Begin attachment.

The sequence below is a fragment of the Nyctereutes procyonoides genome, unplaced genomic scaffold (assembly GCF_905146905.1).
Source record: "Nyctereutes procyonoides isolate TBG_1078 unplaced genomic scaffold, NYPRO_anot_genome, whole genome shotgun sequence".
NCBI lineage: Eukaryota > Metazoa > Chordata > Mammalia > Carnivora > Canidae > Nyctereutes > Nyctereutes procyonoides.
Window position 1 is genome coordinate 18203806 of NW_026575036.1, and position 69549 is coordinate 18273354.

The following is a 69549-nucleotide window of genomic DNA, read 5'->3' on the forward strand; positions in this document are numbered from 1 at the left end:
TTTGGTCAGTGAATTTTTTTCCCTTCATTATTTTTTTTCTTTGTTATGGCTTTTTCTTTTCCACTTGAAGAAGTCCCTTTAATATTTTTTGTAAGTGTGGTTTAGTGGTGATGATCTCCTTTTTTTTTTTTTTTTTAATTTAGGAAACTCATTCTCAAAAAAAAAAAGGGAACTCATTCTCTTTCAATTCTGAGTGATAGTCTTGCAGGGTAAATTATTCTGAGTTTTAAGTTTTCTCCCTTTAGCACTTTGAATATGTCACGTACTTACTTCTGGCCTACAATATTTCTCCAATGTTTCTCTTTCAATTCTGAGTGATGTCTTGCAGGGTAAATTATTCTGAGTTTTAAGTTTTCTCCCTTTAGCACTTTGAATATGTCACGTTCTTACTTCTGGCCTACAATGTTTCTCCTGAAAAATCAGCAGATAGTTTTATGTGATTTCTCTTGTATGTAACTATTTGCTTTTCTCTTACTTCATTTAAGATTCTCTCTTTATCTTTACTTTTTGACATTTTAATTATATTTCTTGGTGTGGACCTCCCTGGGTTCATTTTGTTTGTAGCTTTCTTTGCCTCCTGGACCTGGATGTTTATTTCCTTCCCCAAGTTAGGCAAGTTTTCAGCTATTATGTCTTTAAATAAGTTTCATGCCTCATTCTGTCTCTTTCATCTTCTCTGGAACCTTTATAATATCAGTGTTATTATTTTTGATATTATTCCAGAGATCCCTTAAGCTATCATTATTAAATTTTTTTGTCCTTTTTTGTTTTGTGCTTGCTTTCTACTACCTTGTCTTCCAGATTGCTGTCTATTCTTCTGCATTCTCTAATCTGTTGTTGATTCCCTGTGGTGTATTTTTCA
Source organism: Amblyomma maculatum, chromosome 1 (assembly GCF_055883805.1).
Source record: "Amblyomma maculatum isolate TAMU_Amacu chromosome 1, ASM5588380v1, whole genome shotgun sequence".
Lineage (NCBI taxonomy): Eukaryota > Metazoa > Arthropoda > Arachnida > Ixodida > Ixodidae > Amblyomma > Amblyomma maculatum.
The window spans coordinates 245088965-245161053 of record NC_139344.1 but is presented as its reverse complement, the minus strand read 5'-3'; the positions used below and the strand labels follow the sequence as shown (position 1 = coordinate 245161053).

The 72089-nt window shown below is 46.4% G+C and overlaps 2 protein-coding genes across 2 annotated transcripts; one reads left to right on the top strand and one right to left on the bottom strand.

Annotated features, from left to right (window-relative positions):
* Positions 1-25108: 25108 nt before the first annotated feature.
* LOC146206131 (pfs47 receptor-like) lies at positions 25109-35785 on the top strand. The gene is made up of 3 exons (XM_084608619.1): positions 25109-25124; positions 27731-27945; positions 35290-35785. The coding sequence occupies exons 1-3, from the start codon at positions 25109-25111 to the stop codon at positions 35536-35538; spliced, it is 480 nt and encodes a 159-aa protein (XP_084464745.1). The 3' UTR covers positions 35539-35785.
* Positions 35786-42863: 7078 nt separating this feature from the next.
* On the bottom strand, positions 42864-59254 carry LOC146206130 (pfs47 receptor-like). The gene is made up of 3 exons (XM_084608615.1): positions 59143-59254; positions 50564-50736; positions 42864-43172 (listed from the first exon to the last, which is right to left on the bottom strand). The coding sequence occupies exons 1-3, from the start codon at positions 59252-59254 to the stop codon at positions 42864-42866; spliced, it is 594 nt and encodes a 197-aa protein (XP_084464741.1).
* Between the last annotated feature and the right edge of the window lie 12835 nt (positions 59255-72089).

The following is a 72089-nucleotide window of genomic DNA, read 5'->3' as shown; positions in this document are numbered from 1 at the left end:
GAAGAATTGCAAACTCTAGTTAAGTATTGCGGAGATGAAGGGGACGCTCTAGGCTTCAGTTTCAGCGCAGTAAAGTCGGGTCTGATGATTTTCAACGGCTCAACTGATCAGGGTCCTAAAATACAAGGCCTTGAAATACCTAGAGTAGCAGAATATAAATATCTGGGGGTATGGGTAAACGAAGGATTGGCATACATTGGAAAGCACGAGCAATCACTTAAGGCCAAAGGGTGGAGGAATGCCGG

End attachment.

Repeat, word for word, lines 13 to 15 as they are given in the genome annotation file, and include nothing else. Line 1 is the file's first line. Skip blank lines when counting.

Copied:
* Positions 1-25108: 25108 nt before the first annotated feature.
* LOC146206131 (pfs47 receptor-like) lies at positions 25109-35785 on the top strand. The gene is made up of 3 exons (XM_084608619.1): positions 25109-25124; positions 27731-27945; positions 35290-35785. The coding sequence occupies exons 1-3, from the start codon at positions 25109-25111 to the stop codon at positions 35536-35538; spliced, it is 480 nt and encodes a 159-aa protein (XP_084464745.1). The 3' UTR covers positions 35539-35785.
* Positions 35786-42863: 7078 nt separating this feature from the next.